Final First Day of Summer

There are many people who are not with us to experience this first day of summer. I keep wondering if I knew this was my last summer, would I treat it differently. Would I complain about the heat or appreciate a day of warmth that followed a cloudy May? If this is my final first day of summer, would I someday miss the same experience that I’m complaining about today?

These questions stick with me because they push aside the mental muck and reignite a passion to seize the day with purpose and gratefulness. My days are limited…numbered. I’m learning to value each day because of how scarce they are in my life time. If I had an infinite amount of days then I could afford to squander some. My prayer has become,“Show me, Lord, my life’s end and the number of my days; let me know how fleeting my life is.” -Psalm 39:4

I want to be intentional in how I spend the days of my life. I want to spend my days with a Godly purpose, with enduring hope, and unquenching love. I want to feel the heat of the sun, the joy of reaching goals and the disappointment of broken plans. I’m alive and I want to fully embrace all that the Lord has for me today.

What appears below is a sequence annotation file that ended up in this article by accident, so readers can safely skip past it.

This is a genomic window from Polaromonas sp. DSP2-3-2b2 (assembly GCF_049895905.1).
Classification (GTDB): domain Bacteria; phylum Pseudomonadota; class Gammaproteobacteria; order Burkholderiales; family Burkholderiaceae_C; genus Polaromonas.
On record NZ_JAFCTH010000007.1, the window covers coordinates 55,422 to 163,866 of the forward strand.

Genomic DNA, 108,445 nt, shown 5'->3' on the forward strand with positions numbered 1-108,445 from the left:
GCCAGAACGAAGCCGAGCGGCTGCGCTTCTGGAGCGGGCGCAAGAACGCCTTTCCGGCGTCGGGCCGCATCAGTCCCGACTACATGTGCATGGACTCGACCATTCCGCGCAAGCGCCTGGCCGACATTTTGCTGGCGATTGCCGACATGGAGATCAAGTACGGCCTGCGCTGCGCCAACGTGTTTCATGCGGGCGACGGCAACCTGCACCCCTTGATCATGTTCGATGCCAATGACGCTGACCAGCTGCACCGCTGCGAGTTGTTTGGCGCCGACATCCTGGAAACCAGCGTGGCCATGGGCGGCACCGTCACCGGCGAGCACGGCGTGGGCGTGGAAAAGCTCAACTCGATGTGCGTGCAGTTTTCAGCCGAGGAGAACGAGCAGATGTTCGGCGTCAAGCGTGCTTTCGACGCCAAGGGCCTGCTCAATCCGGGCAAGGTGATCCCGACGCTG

Maybe this isn’t my final summer but I’m certain that there will be a final summer for me someday. This is true for all of us. Death’s reality demands that we fully live today, for tomorrow isn’t promised. Anything worth doing tomorrow is worth doing today.  

He was going to be all that a mortal should be 

Tomorrow.

No one should be kinder or braver than he

Tomorrow.

A friend who was troubled and weary he knew,

Who’d be glad of a lift and who needed it, too;

On him he would call and see what he could do

Tomorrow.


Each morning he stacked up the letters he’d write

Tomorrow.

And thought of the folks he would fill with delight

Tomorrow.

It was too bad, indeed, he was busy today,

And hadn’t a minute to stop on his way;

More time he would have to give others, he’d say

Tomorrow.
The greatest of workers this man would have been

Tomorrow.

The world would have known him, had he ever seen

Tomorrow.

But the fact is he died and he faded from view,

And all that he left here when living was through

Was a mountain of things he intended to do

Tomorrow.

Tomorrow by Edgar Guest

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